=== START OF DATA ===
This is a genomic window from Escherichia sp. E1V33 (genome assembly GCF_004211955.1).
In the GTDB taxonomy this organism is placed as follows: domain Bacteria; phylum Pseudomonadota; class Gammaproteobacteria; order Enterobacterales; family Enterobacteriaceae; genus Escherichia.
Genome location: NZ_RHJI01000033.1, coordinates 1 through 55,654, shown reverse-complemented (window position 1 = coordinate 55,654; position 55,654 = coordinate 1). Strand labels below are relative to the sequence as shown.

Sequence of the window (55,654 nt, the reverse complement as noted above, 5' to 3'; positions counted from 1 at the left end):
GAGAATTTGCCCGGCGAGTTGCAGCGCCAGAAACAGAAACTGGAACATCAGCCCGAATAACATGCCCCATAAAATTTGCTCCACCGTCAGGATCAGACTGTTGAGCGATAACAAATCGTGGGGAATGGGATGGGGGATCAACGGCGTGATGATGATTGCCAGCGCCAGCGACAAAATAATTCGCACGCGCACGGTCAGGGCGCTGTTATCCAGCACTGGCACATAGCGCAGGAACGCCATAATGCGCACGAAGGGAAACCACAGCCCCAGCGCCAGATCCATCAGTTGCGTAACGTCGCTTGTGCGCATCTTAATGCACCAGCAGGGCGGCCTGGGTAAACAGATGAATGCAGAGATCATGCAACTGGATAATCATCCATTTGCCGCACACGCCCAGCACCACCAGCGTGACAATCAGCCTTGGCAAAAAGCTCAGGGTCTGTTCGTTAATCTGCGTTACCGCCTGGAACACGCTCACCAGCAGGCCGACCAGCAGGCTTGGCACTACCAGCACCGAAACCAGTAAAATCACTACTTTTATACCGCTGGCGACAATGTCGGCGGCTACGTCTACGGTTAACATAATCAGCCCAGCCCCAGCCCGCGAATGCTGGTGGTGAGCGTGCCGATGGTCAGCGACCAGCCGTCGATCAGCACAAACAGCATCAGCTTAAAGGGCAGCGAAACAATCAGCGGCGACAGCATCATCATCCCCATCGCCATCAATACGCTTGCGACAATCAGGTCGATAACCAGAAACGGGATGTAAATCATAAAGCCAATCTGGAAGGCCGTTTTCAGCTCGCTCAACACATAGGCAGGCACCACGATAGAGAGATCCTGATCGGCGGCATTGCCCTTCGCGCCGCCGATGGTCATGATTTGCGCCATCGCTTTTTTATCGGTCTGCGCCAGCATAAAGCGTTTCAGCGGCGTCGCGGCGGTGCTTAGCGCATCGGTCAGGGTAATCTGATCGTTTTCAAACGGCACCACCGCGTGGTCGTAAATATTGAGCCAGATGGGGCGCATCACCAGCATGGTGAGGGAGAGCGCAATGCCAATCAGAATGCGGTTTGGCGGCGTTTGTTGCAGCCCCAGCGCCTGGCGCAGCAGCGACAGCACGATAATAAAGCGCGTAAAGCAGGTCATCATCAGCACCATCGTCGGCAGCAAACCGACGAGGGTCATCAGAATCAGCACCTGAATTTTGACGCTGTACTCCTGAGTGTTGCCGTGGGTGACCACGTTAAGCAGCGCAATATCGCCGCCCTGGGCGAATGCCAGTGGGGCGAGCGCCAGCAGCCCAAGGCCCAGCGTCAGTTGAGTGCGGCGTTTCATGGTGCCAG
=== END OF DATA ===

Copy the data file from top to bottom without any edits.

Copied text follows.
This is a genomic window from Escherichia sp. E1V33 (genome assembly GCF_004211955.1).
In the GTDB taxonomy this organism is placed as follows: domain Bacteria; phylum Pseudomonadota; class Gammaproteobacteria; order Enterobacterales; family Enterobacteriaceae; genus Escherichia.
Genome location: NZ_RHJI01000033.1, coordinates 1 through 55,654, shown reverse-complemented (window position 1 = coordinate 55,654; position 55,654 = coordinate 1). Strand labels below are relative to the sequence as shown.

Sequence of the window (55,654 nt, the reverse complement as noted above, 5' to 3'; positions counted from 1 at the left end):
GAGAATTTGCCCGGCGAGTTGCAGCGCCAGAAACAGAAACTGGAACATCAGCCCGAATAACATGCCCCATAAAATTTGCTCCACCGTCAGGATCAGACTGTTGAGCGATAACAAATCGTGGGGAATGGGATGGGGGATCAACGGCGTGATGATGATTGCCAGCGCCAGCGACAAAATAATTCGCACGCGCACGGTCAGGGCGCTGTTATCCAGCACTGGCACATAGCGCAGGAACGCCATAATGCGCACGAAGGGAAACCACAGCCCCAGCGCCAGATCCATCAGTTGCGTAACGTCGCTTGTGCGCATCTTAATGCACCAGCAGGGCGGCCTGGGTAAACAGATGAATGCAGAGATCATGCAACTGGATAATCATCCATTTGCCGCACACGCCCAGCACCACCAGCGTGACAATCAGCCTTGGCAAAAAGCTCAGGGTCTGTTCGTTAATCTGCGTTACCGCCTGGAACACGCTCACCAGCAGGCCGACCAGCAGGCTTGGCACTACCAGCACCGAAACCAGTAAAATCACTACTTTTATACCGCTGGCGACAATGTCGGCGGCTACGTCTACGGTTAACATAATCAGCCCAGCCCCAGCCCGCGAATGCTGGTGGTGAGCGTGCCGATGGTCAGCGACCAGCCGTCGATCAGCACAAACAGCATCAGCTTAAAGGGCAGCGAAACAATCAGCGGCGACAGCATCATCATCCCCATCGCCATCAATACGCTTGCGACAATCAGGTCGATAACCAGAAACGGGATGTAAATCATAAAGCCAATCTGGAAGGCCGTTTTCAGCTCGCTCAACACATAGGCAGGCACCACGATAGAGAGATCCTGATCGGCGGCATTGCCCTTCGCGCCGCCGATGGTCATGATTTGCGCCATCGCTTTTTTATCGGTCTGCGCCAGCATAAAGCGTTTCAGCGGCGTCGCGGCGGTGCTTAGCGCATCGGTCAGGGTAATCTGATCGTTTTCAAACGGCACCACCGCGTGGTCGTAAATATTGAGCCAGATGGGGCGCATCACCAGCATGGTGAGGGAGAGCGCAATGCCAATCAGAATGCGGTTTGGCGGCGTTTGTTGCAGCCCCAGCGCCTGGCGCAGCAGCGACAGCACGATAATAAAGCGCGTAAAGCAGGTCATCATCAGCACCATCGTCGGCAGCAAACCGACGAGGGTCATCAGAATCAGCACCTGAATTTTGACGCTGTACTCCTGAGTGTTGCCGTGGGTGACCACGTTAAGCAGCGCAATATCGCCGCCCTGGGCGAATGCCAGTGGGGCGAGCGCCAGCAGCCCAAGGCCCAGCGTCAGTTGAGTGCGGCGTTTCATGGTGCCAG